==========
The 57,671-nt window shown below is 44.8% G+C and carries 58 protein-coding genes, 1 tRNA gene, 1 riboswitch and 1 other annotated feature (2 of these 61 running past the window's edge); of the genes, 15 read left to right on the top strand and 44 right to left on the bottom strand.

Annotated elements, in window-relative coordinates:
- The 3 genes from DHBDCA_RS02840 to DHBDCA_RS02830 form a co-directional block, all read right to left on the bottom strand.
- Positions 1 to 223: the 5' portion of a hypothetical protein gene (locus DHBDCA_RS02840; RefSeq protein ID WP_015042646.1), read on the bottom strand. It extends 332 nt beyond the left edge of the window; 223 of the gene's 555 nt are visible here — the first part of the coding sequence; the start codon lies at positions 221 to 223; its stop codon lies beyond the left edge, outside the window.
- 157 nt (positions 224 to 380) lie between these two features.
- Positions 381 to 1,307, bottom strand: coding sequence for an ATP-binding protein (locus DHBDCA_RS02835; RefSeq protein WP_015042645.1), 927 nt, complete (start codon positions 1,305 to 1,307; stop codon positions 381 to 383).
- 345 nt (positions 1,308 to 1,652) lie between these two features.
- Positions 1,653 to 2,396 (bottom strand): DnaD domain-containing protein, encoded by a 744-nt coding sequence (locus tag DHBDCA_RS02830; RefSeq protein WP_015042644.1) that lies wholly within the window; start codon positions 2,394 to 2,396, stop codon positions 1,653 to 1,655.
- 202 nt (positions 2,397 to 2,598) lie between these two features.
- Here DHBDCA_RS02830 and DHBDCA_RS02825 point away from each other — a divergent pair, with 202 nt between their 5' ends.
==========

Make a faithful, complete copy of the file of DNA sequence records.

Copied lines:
The 57,671-nt window shown below is 44.8% G+C and carries 58 protein-coding genes, 1 tRNA gene, 1 riboswitch and 1 other annotated feature (2 of these 61 running past the window's edge); of the genes, 15 read left to right on the top strand and 44 right to left on the bottom strand.

Annotated elements, in window-relative coordinates:
- The 3 genes from DHBDCA_RS02840 to DHBDCA_RS02830 form a co-directional block, all read right to left on the bottom strand.
- Positions 1 to 223: the 5' portion of a hypothetical protein gene (locus DHBDCA_RS02840; RefSeq protein ID WP_015042646.1), read on the bottom strand. It extends 332 nt beyond the left edge of the window; 223 of the gene's 555 nt are visible here — the first part of the coding sequence; the start codon lies at positions 221 to 223; its stop codon lies beyond the left edge, outside the window.
- 157 nt (positions 224 to 380) lie between these two features.
- Positions 381 to 1,307, bottom strand: coding sequence for an ATP-binding protein (locus DHBDCA_RS02835; RefSeq protein WP_015042645.1), 927 nt, complete (start codon positions 1,305 to 1,307; stop codon positions 381 to 383).
- 345 nt (positions 1,308 to 1,652) lie between these two features.
- Positions 1,653 to 2,396 (bottom strand): DnaD domain-containing protein, encoded by a 744-nt coding sequence (locus tag DHBDCA_RS02830; RefSeq protein WP_015042644.1) that lies wholly within the window; start codon positions 2,394 to 2,396, stop codon positions 1,653 to 1,655.
- 202 nt (positions 2,397 to 2,598) lie between these two features.
- Here DHBDCA_RS02830 and DHBDCA_RS02825 point away from each other — a divergent pair, with 202 nt between their 5' ends.